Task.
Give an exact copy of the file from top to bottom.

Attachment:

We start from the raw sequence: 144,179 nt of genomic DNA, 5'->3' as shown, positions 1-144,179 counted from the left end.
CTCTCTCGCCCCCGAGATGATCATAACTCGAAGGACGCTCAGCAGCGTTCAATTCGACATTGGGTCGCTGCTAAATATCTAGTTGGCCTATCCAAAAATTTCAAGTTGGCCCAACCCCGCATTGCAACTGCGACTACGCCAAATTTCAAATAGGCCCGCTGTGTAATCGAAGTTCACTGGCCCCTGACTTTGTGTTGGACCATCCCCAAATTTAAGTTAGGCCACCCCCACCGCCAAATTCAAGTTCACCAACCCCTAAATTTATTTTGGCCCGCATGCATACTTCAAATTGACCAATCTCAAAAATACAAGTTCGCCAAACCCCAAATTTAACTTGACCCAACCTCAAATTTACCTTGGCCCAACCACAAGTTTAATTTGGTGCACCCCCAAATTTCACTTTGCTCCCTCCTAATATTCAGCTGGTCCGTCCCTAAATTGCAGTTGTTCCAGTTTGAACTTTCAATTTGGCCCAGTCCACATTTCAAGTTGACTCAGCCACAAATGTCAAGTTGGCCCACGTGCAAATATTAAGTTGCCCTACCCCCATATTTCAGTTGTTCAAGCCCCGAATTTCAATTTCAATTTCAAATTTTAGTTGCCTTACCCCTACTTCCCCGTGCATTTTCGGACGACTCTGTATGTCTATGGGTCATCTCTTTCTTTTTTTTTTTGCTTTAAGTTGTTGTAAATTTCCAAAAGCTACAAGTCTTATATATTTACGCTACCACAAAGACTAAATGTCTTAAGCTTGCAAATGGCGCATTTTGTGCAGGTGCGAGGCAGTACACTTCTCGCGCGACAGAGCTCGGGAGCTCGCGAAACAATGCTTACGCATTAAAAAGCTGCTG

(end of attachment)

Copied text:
We start from the raw sequence: 144,179 nt of genomic DNA, 5'->3' as shown, positions 1-144,179 counted from the left end.
CTCTCTCGCCCCCGAGATGATCATAACTCGAAGGACGCTCAGCAGCGTTCAATTCGACATTGGGTCGCTGCTAAATATCTAGTTGGCCTATCCAAAAATTTCAAGTTGGCCCAACCCCGCATTGCAACTGCGACTACGCCAAATTTCAAATAGGCCCGCTGTGTAATCGAAGTTCACTGGCCCCTGACTTTGTGTTGGACCATCCCCAAATTTAAGTTAGGCCACCCCCACCGCCAAATTCAAGTTCACCAACCCCTAAATTTATTTTGGCCCGCATGCATACTTCAAATTGACCAATCTCAAAAATACAAGTTCGCCAAACCCCAAATTTAACTTGACCCAACCTCAAATTTACCTTGGCCCAACCACAAGTTTAATTTGGTGCACCCCCAAATTTCACTTTGCTCCCTCCTAATATTCAGCTGGTCCGTCCCTAAATTGCAGTTGTTCCAGTTTGAACTTTCAATTTGGCCCAGTCCACATTTCAAGTTGACTCAGCCACAAATGTCAAGTTGGCCCACGTGCAAATATTAAGTTGCCCTACCCCCATATTTCAGTTGTTCAAGCCCCGAATTTCAATTTCAATTTCAAATTTTAGTTGCCTTACCCCTACTTCCCCGTGCATTTTCGGACGACTCTGTATGTCTATGGGTCATCTCTTTCTTTTTTTTTTTGCTTTAAGTTGTTGTAAATTTCCAAAAGCTACAAGTCTTATATATTTACGCTACCACAAAGACTAAATGTCTTAAGCTTGCAAATGGCGCATTTTGTGCAGGTGCGAGGCAGTACACTTCTCGCGCGACAGAGCTCGGGAGCTCGCGAAACAATGCTTACGCATTAAAAAGCTGCTG